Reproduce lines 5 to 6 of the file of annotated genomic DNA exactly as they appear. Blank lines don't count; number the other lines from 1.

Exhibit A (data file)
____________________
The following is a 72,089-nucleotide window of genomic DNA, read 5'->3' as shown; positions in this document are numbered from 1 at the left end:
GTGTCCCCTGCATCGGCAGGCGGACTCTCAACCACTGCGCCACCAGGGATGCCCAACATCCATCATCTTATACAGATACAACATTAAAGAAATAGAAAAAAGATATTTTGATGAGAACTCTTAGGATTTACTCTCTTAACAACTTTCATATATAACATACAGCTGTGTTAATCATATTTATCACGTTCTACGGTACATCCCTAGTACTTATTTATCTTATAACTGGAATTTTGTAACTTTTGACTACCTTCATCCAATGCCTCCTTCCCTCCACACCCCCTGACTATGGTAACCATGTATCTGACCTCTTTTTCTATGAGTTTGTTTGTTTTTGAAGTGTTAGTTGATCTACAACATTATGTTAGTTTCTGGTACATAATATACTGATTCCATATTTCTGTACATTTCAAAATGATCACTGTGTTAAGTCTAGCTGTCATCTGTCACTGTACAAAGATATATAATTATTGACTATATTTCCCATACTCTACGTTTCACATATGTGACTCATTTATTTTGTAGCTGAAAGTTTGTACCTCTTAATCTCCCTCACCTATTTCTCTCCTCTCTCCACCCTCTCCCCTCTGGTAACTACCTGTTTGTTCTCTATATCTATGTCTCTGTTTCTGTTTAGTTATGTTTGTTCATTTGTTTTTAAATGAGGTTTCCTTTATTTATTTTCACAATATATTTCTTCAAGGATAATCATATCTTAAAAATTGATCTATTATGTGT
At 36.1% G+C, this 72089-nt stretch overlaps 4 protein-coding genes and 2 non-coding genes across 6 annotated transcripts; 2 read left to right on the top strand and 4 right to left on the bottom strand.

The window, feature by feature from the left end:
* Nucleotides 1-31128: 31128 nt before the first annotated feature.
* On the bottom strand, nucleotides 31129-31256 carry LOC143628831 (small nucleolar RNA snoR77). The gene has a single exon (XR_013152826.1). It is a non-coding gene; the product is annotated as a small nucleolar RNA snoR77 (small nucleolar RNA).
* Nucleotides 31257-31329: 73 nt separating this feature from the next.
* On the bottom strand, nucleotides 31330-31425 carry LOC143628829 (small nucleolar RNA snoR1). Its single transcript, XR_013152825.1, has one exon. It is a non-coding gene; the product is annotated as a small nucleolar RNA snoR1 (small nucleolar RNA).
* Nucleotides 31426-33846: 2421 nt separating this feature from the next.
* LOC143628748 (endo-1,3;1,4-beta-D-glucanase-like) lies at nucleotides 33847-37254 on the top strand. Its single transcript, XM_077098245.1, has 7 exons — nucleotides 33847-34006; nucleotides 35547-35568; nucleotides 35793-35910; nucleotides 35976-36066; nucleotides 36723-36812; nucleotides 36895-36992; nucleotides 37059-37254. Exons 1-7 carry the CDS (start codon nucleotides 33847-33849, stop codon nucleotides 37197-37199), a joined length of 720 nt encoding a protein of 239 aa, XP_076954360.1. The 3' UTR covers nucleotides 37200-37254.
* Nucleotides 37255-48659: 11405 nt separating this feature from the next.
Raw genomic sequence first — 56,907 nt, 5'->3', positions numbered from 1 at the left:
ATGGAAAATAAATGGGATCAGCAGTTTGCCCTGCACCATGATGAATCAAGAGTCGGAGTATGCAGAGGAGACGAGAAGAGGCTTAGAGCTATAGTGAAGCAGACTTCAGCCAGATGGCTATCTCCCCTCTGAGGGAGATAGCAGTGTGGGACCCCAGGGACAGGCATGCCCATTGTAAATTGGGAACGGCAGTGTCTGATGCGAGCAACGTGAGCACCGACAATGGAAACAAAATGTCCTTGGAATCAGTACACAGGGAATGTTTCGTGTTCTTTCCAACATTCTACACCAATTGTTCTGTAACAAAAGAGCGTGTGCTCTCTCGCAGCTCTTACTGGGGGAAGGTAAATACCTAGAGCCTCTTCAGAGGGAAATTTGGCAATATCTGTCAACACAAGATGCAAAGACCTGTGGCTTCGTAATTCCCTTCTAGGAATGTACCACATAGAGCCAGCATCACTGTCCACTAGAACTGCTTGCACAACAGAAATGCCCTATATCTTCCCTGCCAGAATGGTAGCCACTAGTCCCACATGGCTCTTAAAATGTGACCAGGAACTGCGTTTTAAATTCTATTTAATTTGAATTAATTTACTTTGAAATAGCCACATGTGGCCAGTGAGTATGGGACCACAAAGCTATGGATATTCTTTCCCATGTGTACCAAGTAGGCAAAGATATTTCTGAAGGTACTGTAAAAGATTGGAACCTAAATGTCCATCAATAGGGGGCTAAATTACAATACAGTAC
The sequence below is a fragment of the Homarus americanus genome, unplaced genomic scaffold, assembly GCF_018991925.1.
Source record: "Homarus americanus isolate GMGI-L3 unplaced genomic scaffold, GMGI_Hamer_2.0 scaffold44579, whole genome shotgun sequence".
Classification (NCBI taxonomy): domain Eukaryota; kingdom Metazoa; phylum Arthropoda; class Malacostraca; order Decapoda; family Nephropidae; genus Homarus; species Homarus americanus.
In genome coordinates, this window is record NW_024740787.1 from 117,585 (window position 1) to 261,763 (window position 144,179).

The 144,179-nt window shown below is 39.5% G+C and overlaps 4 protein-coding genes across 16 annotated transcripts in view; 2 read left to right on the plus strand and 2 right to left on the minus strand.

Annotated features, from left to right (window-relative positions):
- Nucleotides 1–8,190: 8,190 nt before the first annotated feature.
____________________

* Nucleotides 1-31128: 31128 nt before the first annotated feature.
* On the bottom strand, nucleotides 31129-31256 carry LOC143628831 (small nucleolar RNA snoR77). The gene has a single exon (XR_013152826.1). It is a non-coding gene; the product is annotated as a small nucleolar RNA snoR77 (small nucleolar RNA).